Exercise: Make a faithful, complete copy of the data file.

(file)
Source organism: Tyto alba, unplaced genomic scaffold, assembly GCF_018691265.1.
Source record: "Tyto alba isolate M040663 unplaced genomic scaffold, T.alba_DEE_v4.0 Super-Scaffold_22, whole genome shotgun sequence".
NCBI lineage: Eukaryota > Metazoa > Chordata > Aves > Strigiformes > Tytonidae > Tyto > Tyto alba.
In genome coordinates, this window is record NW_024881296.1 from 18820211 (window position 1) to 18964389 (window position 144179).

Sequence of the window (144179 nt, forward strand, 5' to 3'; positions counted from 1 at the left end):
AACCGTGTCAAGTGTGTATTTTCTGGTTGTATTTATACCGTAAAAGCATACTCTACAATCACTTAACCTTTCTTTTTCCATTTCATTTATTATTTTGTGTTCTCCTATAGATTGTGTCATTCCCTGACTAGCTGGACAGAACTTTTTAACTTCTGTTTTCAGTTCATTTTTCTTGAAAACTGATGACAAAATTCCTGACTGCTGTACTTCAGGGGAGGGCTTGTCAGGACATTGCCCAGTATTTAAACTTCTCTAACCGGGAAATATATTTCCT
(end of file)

Source organism: Tyto alba, unplaced genomic scaffold, assembly GCF_018691265.1.
Source record: "Tyto alba isolate M040663 unplaced genomic scaffold, T.alba_DEE_v4.0 Super-Scaffold_22, whole genome shotgun sequence".
NCBI lineage: Eukaryota > Metazoa > Chordata > Aves > Strigiformes > Tytonidae > Tyto > Tyto alba.
In genome coordinates, this window is record NW_024881296.1 from 18820211 (window position 1) to 18964389 (window position 144179).

Sequence of the window (144179 nt, forward strand, 5' to 3'; positions counted from 1 at the left end):
AACCGTGTCAAGTGTGTATTTTCTGGTTGTATTTATACCGTAAAAGCATACTCTACAATCACTTAACCTTTCTTTTTCCATTTCATTTATTATTTTGTGTTCTCCTATAGATTGTGTCATTCCCTGACTAGCTGGACAGAACTTTTTAACTTCTGTTTTCAGTTCATTTTTCTTGAAAACTGATGACAAAATTCCTGACTGCTGTACTTCAGGGGAGGGCTTGTCAGGACATTGCCCAGTATTTAAACTTCTCTAACCGGGAAATATATTTCCT